9 When an app instance fails, Diego immediately attempts to restart the app instance. After three failed restarts, Cloud Foundry waits 30 seconds before attempting another restart. The wait time doubles each restart until the ninth restart, and remains at that duration until the 200th restart. After the 200th restart, Cloud Foundry stops trying to restart the app instance.

Health check types

The following table describes the types of health checks available for apps and recommended circumstances in which to use them:

Health check type Recommended use case Explanation
http The app can provide an HTTP 200 response. The http health check performs a GET request to the configured HTTP endpoint on the app’s default port. When the health check receives an HTTP 200 response, the app is declared healthy. Cloud Foundry recommends that you use the http health check type whenever possible. A healthy HTTP response ensures that the web app is ready to serve HTTP requests. The configured endpoint must respond within one second to be considered healthy.

Important To prevent false negatives, use a dedicated endpoint for health checks where response time and result do not depend on business logic.

port The app can receive TCP connections, including HTTP web apps. A health check makes a TCP connection to the port or ports configured for the app. For apps with multiple ports, a health check monitors each port. If you do not specify a health check type for your app, then monitoring uses a port health check by default. The TCP connection must be established within one second to be considered healthy.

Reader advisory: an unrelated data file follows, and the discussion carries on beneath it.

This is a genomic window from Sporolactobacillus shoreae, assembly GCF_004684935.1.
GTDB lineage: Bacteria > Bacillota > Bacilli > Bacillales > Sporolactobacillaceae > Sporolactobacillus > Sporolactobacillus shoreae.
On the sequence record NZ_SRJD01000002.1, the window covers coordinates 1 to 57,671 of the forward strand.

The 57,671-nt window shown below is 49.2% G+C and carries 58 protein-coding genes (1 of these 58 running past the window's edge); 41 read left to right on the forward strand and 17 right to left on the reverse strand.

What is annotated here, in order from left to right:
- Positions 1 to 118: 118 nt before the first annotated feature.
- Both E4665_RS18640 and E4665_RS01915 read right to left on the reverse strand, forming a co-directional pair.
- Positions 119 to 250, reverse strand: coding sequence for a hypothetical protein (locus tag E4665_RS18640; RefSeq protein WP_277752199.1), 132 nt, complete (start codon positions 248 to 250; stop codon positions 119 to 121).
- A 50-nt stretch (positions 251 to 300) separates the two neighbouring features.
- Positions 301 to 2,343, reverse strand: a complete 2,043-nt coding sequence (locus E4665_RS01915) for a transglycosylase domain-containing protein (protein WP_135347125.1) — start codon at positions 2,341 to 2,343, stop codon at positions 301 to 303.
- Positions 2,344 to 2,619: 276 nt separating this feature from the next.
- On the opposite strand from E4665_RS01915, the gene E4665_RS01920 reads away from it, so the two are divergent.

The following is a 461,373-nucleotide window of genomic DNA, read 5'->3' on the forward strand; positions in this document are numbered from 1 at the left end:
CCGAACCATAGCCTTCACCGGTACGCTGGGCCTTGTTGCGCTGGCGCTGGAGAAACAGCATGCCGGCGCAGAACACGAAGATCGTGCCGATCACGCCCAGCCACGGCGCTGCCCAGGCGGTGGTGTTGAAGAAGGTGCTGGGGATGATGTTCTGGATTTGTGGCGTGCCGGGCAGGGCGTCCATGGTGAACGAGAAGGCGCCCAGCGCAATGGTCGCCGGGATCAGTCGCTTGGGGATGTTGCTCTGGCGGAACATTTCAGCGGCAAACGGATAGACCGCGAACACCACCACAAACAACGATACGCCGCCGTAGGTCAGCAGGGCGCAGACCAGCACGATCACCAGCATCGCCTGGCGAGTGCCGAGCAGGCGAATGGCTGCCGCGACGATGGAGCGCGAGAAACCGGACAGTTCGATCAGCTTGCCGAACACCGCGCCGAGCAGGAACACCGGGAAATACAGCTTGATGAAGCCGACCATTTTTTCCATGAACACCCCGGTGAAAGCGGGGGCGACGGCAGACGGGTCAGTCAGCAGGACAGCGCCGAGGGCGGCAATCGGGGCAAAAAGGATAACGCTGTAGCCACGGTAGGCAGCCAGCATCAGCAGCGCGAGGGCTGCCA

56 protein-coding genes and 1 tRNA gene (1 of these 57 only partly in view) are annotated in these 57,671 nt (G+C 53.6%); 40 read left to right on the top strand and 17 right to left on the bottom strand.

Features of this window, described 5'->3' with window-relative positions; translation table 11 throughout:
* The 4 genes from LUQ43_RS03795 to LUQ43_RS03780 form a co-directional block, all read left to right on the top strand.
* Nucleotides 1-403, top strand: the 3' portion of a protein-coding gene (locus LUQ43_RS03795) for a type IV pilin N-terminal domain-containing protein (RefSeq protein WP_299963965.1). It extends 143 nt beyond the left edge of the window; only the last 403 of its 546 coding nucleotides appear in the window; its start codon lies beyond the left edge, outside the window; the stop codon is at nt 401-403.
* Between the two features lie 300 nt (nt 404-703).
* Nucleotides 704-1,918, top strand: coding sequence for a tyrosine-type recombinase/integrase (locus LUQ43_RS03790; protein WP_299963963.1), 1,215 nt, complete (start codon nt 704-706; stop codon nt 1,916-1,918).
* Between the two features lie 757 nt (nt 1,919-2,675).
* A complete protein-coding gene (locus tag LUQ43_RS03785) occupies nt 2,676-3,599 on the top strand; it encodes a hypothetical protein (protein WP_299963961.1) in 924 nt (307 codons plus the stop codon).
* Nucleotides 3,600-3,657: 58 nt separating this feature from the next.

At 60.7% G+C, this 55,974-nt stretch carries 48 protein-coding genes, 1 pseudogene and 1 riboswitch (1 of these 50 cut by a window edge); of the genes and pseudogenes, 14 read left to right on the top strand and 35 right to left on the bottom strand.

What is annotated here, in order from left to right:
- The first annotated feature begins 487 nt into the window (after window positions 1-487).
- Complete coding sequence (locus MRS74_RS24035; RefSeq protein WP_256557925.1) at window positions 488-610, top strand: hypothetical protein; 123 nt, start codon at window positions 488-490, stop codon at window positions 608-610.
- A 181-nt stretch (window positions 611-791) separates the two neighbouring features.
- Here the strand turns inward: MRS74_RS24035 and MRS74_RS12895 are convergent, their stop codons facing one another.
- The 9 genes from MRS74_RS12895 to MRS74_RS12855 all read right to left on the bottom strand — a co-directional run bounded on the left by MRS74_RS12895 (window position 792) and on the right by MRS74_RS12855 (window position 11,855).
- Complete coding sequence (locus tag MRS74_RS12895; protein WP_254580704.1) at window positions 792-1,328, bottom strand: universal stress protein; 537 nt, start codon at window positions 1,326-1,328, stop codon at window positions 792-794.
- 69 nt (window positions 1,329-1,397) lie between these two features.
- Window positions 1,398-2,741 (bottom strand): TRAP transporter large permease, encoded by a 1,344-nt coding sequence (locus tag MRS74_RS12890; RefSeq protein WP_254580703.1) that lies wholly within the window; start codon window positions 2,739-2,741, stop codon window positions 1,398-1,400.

process The app does not support TCP connections. An example of such an app is a worker. For a process health check, Diego ensures that any process declared for the app stays running. If the process exits, Diego stops and deletes the app instance.

Health check timeouts

The startup timeout value configured for the app process is the amount of time allowed to elapse between starting an app and the first healthy response from the app. If the health check does not receive a healthy response within the configured timeout, then the app is declared unhealthy.

In Cloud Foundry, the default timeout is 60 seconds and the default maximum configurable timeout is 180 seconds. Your Cloud Foundry operator can set other values for these defaults.

Health check HTTP endpoints

Only used by http type, the --endpoint flag of the cf set-health-check command specifies the path portion of a URI that must be served by the app and return HTTP 200 when the app is healthy.

This command only checks the health of the default port of the app.

Important For HTTP apps, Cloud Foundry recommends setting the health check type to http instead of a simple port check.